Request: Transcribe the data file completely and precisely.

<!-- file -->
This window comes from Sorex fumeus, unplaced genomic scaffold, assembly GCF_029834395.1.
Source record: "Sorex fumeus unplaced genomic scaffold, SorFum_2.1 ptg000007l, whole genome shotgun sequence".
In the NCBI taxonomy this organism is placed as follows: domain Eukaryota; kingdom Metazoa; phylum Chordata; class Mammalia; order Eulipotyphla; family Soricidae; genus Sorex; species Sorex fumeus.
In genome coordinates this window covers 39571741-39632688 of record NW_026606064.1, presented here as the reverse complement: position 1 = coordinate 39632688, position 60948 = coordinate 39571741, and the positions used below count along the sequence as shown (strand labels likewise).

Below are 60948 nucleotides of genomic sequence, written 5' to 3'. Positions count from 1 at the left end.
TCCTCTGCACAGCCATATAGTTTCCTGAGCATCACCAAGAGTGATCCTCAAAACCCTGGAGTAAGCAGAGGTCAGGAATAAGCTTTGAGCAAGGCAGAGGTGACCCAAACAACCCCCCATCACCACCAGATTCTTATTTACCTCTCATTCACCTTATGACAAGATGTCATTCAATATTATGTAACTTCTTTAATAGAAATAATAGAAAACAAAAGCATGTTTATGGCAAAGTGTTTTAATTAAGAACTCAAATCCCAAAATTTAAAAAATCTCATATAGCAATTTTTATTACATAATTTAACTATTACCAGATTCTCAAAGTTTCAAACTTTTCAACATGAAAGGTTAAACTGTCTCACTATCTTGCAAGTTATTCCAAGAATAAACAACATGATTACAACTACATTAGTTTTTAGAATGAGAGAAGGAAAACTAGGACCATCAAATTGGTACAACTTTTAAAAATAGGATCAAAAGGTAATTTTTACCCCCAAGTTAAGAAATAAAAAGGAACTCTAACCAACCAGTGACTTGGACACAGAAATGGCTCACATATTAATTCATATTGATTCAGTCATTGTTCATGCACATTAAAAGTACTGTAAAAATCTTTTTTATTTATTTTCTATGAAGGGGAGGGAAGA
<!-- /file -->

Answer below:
This window comes from Sorex fumeus, unplaced genomic scaffold, assembly GCF_029834395.1.
Source record: "Sorex fumeus unplaced genomic scaffold, SorFum_2.1 ptg000007l, whole genome shotgun sequence".
In the NCBI taxonomy this organism is placed as follows: domain Eukaryota; kingdom Metazoa; phylum Chordata; class Mammalia; order Eulipotyphla; family Soricidae; genus Sorex; species Sorex fumeus.
In genome coordinates this window covers 39571741-39632688 of record NW_026606064.1, presented here as the reverse complement: position 1 = coordinate 39632688, position 60948 = coordinate 39571741, and the positions used below count along the sequence as shown (strand labels likewise).

Below are 60948 nucleotides of genomic sequence, written 5' to 3'. Positions count from 1 at the left end.
TCCTCTGCACAGCCATATAGTTTCCTGAGCATCACCAAGAGTGATCCTCAAAACCCTGGAGTAAGCAGAGGTCAGGAATAAGCTTTGAGCAAGGCAGAGGTGACCCAAACAACCCCCCATCACCACCAGATTCTTATTTACCTCTCATTCACCTTATGACAAGATGTCATTCAATATTATGTAACTTCTTTAATAGAAATAATAGAAAACAAAAGCATGTTTATGGCAAAGTGTTTTAATTAAGAACTCAAATCCCAAAATTTAAAAAATCTCATATAGCAATTTTTATTACATAATTTAACTATTACCAGATTCTCAAAGTTTCAAACTTTTCAACATGAAAGGTTAAACTGTCTCACTATCTTGCAAGTTATTCCAAGAATAAACAACATGATTACAACTACATTAGTTTTTAGAATGAGAGAAGGAAAACTAGGACCATCAAATTGGTACAACTTTTAAAAATAGGATCAAAAGGTAATTTTTACCCCCAAGTTAAGAAATAAAAAGGAACTCTAACCAACCAGTGACTTGGACACAGAAATGGCTCACATATTAATTCATATTGATTCAGTCATTGTTCATGCACATTAAAAGTACTGTAAAAATCTTTTTTATTTATTTTCTATGAAGGGGAGGGAAGA